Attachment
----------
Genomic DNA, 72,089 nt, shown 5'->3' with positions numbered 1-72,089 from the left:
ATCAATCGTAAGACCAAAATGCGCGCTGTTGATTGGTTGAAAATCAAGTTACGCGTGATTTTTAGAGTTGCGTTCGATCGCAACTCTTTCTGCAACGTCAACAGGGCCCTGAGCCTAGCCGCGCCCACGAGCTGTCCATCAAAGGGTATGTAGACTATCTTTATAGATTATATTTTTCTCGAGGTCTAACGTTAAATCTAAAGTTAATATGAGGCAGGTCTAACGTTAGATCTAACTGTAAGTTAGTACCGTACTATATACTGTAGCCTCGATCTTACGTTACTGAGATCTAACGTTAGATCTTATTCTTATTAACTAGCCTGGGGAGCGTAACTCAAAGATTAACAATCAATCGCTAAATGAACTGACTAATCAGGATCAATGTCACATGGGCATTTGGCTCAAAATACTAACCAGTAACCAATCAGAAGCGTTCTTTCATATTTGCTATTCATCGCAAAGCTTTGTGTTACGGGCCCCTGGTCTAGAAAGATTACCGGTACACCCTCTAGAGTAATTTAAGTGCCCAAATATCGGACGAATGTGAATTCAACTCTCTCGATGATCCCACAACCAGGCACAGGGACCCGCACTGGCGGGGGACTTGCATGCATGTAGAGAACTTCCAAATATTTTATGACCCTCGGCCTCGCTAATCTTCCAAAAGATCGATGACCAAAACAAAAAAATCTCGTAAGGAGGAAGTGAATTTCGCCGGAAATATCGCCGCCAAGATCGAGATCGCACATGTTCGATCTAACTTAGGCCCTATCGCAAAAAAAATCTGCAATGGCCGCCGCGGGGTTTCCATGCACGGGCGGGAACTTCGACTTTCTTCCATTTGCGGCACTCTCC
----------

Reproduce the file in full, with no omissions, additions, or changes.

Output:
Genomic DNA, 72,089 nt, shown 5'->3' with positions numbered 1-72,089 from the left:
ATCAATCGTAAGACCAAAATGCGCGCTGTTGATTGGTTGAAAATCAAGTTACGCGTGATTTTTAGAGTTGCGTTCGATCGCAACTCTTTCTGCAACGTCAACAGGGCCCTGAGCCTAGCCGCGCCCACGAGCTGTCCATCAAAGGGTATGTAGACTATCTTTATAGATTATATTTTTCTCGAGGTCTAACGTTAAATCTAAAGTTAATATGAGGCAGGTCTAACGTTAGATCTAACTGTAAGTTAGTACCGTACTATATACTGTAGCCTCGATCTTACGTTACTGAGATCTAACGTTAGATCTTATTCTTATTAACTAGCCTGGGGAGCGTAACTCAAAGATTAACAATCAATCGCTAAATGAACTGACTAATCAGGATCAATGTCACATGGGCATTTGGCTCAAAATACTAACCAGTAACCAATCAGAAGCGTTCTTTCATATTTGCTATTCATCGCAAAGCTTTGTGTTACGGGCCCCTGGTCTAGAAAGATTACCGGTACACCCTCTAGAGTAATTTAAGTGCCCAAATATCGGACGAATGTGAATTCAACTCTCTCGATGATCCCACAACCAGGCACAGGGACCCGCACTGGCGGGGGACTTGCATGCATGTAGAGAACTTCCAAATATTTTATGACCCTCGGCCTCGCTAATCTTCCAAAAGATCGATGACCAAAACAAAAAAATCTCGTAAGGAGGAAGTGAATTTCGCCGGAAATATCGCCGCCAAGATCGAGATCGCACATGTTCGATCTAACTTAGGCCCTATCGCAAAAAAAATCTGCAATGGCCGCCGCGGGGTTTCCATGCACGGGCGGGAACTTCGACTTTCTTCCATTTGCGGCACTCTCC